James Murdoch slams Fox News and News Corp over climate-change denial

The Daily Beast reports: In a long-simmering rift between factions of the Murdoch family over climate change, Rupert’s younger son, James, and his activist wife, Kathryn, are attacking the climate denialism promoted by News Corporation, the global media group, and also by the Fox News Channel overseen by James’ older brother, Lachlan. “Kathryn and James’ views on climate are well established and their frustration with some of the News Corp

Bret Stephens and the perils of the tapped-out column

Jack Shafer writes: New York Times columnist Bret Stephens ambushed and gravely wounded his own career on the evening of Dec. 27 when his piece about—bear with me here—the alleged superior intelligence of Ashkenazi Jews went live on the Times website. As Twitter fury rose to smite Stephens for his “The Secrets of Jewish Genius” column and press coverage tilted hard against him, his editors attempted some post-publication damage control.

Chris Wallace: Trump is engaged in the most direct assault on freedom of the press in American history

Chris Wallace: “I believe that President Trump is engaged in the most direct sustained assault on freedom of the press in our history.” Also, “He has done everything he can to undercut the media, to try to de-legitimize us.”  

Impeachment coverage: How journalists can reach the undecided

Margaret Sullivan writes: The diplomats have been inspiring, the legal scholars knowledgeable, the politicians predictable. After endless on-air analysis and written reporting, pundit panels and emergency podcasts, not much has changed. If anything, weeks into the House of Representatives’ public impeachment hearings, Americans’ positions seem to have hardened on whether President Trump should be impeached and removed from office. So, is the media coverage pointless? Are journalists merely shouting into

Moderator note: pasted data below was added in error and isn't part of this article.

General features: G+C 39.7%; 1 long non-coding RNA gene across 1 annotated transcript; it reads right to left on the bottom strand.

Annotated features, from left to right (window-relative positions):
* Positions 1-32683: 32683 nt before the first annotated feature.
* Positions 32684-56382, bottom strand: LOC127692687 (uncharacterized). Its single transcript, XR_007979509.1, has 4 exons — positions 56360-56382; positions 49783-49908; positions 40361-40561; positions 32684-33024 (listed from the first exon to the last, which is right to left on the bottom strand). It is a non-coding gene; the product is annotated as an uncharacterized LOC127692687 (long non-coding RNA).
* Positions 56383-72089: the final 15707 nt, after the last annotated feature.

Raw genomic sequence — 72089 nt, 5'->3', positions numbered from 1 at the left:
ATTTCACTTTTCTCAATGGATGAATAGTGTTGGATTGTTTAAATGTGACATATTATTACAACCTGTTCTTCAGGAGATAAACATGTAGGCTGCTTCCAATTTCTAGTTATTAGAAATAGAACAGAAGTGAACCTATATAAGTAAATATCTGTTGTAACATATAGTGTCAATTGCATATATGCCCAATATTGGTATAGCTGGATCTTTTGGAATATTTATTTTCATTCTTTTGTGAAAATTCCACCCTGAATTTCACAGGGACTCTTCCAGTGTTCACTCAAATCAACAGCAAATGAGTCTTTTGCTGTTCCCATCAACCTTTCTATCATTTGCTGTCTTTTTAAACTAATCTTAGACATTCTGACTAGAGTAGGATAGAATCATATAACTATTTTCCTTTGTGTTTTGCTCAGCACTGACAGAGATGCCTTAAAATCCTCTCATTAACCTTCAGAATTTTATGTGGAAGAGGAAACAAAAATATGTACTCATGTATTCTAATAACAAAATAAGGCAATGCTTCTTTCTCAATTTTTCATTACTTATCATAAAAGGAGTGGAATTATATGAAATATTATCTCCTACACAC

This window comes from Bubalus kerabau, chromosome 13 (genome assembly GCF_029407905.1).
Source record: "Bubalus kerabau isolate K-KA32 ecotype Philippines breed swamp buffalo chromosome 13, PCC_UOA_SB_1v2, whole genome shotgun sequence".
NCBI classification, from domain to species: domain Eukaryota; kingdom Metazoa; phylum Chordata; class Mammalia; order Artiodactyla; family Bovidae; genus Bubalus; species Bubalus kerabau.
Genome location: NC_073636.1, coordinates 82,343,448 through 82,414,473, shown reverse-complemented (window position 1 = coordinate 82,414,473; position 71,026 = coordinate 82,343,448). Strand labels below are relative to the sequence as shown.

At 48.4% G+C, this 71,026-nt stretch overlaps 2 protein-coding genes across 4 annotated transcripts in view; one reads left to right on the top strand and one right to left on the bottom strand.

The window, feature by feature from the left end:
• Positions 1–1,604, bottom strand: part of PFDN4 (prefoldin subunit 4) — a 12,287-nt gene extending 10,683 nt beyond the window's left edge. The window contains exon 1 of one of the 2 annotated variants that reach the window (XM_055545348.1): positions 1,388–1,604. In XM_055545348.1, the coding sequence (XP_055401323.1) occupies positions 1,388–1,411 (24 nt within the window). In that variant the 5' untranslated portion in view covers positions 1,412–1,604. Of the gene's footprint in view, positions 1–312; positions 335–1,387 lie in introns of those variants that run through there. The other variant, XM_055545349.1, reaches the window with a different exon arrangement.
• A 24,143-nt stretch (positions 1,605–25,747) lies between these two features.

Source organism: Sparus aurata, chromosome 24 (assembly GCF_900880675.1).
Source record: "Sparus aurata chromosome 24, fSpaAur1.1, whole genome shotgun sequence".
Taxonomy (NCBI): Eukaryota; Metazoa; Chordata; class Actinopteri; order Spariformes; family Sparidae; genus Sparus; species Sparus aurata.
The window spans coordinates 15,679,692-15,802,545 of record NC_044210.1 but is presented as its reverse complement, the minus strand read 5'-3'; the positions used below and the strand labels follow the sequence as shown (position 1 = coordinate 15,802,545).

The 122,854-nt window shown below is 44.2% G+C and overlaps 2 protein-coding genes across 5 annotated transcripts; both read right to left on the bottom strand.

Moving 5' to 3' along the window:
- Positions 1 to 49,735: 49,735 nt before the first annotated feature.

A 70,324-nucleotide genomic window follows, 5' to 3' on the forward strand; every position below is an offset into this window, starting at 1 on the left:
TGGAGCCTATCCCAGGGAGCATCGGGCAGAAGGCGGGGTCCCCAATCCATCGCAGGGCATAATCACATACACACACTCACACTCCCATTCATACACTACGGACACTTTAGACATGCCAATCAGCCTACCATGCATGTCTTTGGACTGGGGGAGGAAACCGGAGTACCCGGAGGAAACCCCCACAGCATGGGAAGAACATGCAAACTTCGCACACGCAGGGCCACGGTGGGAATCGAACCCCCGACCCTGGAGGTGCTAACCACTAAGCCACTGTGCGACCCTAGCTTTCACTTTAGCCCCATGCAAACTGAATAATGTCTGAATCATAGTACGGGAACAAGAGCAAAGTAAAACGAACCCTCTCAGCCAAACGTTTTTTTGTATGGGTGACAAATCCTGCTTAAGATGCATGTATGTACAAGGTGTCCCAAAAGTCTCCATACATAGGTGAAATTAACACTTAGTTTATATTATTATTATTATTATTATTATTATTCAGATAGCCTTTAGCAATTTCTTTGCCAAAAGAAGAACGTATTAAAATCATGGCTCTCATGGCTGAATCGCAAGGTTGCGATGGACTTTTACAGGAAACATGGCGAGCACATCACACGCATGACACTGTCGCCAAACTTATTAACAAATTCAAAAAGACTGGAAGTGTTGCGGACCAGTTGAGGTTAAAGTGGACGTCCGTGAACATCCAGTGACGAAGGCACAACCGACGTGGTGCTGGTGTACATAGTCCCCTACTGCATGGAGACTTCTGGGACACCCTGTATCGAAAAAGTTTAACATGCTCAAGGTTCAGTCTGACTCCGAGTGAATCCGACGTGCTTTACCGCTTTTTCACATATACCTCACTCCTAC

All Trump’s lies

Politico reports: CNN’s Jake Tapper thinks fact-checking Donald Trump is no longer enough — and he’s created an hourlong special exploring the effects on foreign policy, business and the national culture of the president’s compulsive lying. While news organizations including The Wall Street Journal and The Washington Post have openly weighed when and whether to call Trump’s misstatements “lies” — a term that implies malice and forethought — Tapper thinks

Democracy can’t survive if Americans don’t make more effort to become better informed

Margaret Sullivan writes: A lot of Americans don’t know much and won’t exert themselves beyond their echo chambers to find out. This is the way a democracy self-destructs. And what’s more, it’s not that difficult for American citizens to do much, much better. Granted, the flow of news is unending — exhausting, even. And granted, there’s a lot of disinformation out there. But apathy — or giving in to confusion

Many Americans are tuning out of politics because they mistrust the media

The New York Times reports: In upstate New York, Travis Trudell got an alert on his phone Wednesday morning telling him the impeachment hearings had started. He turned on Disney Plus instead. In Wisconsin, Jerre Corrigan never considered watching. She spent the day giving a math lesson to third graders. In Idaho, Russell Memory worked a busy day as a computer programmer and figured he’d catch up in a few

Trump’s flagrant abuse of power in his efforts to punish Jeff Bezos as retribution for critical news coverage

Jonathan Chait writes: The saga of President Trump’s reprisals against Amazon has lurked on the margin of the news, largely overshadowed by the Ukraine scandal. Late Thursday night, Amazon revealed it had filed a protest in federal court of a Pentagon decision to deny it a $10 billion cloud-computing contract, the most recent piecemeal iteration of a saga that attracted precious little media attention even before the Ukraine scandal obscured